After the war, a memorial was built on the land that had formally housed the town of Lidice. Moreover, just outside of the memorial, a new town was built. The town itself is beautiful and quaint. Every building there along with its streets has such an unassuming nature. Coming from the city feeling of Prague (which is magnificent in its own right) it was a welcome and much needed change. I had not realized how much I had been craving quiet. But alas, this post is not about the town but about the memorial that now remembers its horrific past. Continue reading
First, I’d like to start off with an apology. I had written my last blog post in a journal that I carried with me and then typed it up and posted it while I was on my plane ride home. Unfortunately, the blog post never made it. I was unaware of that until very recently and so I will try to post it again now.
I was able to visit a town called Lidice that rests just outside of Prague. Before I tell you about what it was like, I must first tell you its story. The short version is that after the assassination of Reinhard Heydrich in 1942, Hitler was incensed and demanded retaliation. Due to a suspicious note that was found in the aftermath containing the name Lidice, the revenge would be taken out on that town. Soon afterwards German troops invaded the small town and rounded up all of the villagers. They were separated into two groups: men and boys over the age of 15 and women with all remaining children. All 173 men were lined up against a wall ten at a time and shot. The 19 men that had been gone at work the day the town had been invaded were gathered later and also shot. The women, who numbered 198, were sent to Ravensbruck concentration camp. There were 98 children and of those a handpicked number was selected for “Germanisation.” The majority and rest of the children were gassed. Moreover, the village of Lidice was utterly and completely destroyed. Even after being burned to the ground, it was bombed. Hitler’s goal had been to literally clear Lidice off of the map and annihilate it. This was one of Hitler’s acts of revenge and example to all others of what he was capable of; decimating an entire town.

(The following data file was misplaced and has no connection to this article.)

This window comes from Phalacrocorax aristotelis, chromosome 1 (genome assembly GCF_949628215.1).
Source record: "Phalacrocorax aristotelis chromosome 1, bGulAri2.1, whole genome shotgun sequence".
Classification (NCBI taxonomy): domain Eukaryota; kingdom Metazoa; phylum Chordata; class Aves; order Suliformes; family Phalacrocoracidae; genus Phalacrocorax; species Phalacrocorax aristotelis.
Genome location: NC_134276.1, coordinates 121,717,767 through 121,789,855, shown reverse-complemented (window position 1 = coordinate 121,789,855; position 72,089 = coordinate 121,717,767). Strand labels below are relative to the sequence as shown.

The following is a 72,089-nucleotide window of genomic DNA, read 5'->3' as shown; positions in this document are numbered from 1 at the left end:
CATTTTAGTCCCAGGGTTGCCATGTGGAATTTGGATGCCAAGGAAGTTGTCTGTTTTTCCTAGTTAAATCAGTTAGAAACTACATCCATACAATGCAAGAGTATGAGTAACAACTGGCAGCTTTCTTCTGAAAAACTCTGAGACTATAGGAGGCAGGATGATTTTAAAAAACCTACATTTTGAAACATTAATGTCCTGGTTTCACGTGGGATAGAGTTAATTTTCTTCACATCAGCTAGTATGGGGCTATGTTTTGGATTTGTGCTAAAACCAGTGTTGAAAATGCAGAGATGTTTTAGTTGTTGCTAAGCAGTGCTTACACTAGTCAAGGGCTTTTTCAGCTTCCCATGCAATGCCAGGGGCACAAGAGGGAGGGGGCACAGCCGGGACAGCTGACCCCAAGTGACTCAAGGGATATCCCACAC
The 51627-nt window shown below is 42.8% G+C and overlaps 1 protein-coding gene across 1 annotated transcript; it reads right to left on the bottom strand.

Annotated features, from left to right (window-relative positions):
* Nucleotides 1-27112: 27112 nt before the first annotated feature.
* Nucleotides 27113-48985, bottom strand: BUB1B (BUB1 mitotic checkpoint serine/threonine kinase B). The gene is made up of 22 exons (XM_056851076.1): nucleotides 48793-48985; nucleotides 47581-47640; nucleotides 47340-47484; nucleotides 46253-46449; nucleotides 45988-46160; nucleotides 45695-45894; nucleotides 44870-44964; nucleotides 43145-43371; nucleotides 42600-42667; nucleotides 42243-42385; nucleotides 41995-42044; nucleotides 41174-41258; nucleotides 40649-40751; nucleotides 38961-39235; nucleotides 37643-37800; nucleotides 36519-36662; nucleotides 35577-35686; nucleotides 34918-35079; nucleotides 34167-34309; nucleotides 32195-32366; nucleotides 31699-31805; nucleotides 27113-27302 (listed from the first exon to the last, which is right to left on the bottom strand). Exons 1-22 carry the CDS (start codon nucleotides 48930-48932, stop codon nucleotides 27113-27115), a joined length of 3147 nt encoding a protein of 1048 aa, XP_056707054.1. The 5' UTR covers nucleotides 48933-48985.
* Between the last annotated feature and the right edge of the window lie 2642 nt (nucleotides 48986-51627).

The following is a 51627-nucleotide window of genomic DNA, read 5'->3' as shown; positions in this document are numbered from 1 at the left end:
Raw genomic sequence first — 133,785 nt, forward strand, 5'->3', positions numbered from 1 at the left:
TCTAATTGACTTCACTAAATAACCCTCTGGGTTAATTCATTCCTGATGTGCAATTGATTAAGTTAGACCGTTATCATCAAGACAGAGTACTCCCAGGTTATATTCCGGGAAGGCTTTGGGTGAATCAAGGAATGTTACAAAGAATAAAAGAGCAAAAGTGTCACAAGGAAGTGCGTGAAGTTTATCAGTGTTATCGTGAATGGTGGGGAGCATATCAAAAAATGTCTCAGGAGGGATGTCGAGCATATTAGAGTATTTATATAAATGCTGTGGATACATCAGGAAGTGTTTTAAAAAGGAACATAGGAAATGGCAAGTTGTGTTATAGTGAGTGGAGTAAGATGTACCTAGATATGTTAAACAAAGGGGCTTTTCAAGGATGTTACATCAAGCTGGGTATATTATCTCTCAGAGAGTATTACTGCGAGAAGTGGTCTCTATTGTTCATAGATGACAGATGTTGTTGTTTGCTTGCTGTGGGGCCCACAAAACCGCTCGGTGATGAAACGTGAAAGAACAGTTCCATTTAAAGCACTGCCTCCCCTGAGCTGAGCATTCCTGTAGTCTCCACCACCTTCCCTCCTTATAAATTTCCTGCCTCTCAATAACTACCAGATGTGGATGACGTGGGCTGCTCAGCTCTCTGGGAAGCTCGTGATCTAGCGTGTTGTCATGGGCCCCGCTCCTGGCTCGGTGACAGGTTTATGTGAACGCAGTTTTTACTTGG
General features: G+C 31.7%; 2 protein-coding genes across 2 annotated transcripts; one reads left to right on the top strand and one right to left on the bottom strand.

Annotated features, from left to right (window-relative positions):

The third and concluding piece on my time in Poland that I want to talk about is walking through Auschwitz II, better known as Birkenau. Actually, that’s a lie. I don’t want to talk about Birkenau at all. I don’t even want to think about it. I’ve avoided writing this blog since I went there about a week ago. Auschwitz I was originally built as Polish Army barracks. Birkenau is different because it was built specifically to hold and kill human beings. It’s 20 times vaster than Auschwitz I. The death camp, Birkenau, seems to go on for miles with no end in sight. The stretch of the landscape appears to suggest that even if one would contemplate escape from this place, it would be futile because first one would have to find where the camp ends.
I was uneasy about going through the gates of Birkenau. After passing through the entrance (nicknamed Gate of Death) a foreboding shadow swept across my mind. It was at first what I expected: destroyed buildings marked only by its outer frame or a post bearing a number to let passerby know that one once stood there, train tracks that make one feel sick knowing the numbers of souls it carried, fences embossed with barb wire daring someone to embrace it, watch towers that loom and cast fear with its shadow and bright lights every several feet that give off no warmth and like the insect that gets too close ends up lifeless underneath it.
I was completely unprepared and caught off guard as to what the camp looked like. Birkenau was beautiful. There was grass growing everywhere and scattered here and there were pretty little wildflowers along with dog roses springing from the ground. The trees within Birkenau provided a tranquil forest that made one feel welcome to sit and read below its fresh branches. As strange as it might sound, I was genuinely angry that the camp was pretty. It was because I felt that from all the horrors that had taken place there, the land should honor that by staying ugly. It felt like the ground was in collaboration with the Nazis; trying to cover what had happened there so that no one who came back to that decrepit place would be able to find it. All they would see is the beauty there and continue their search for the barren ground that was so many peoples hell.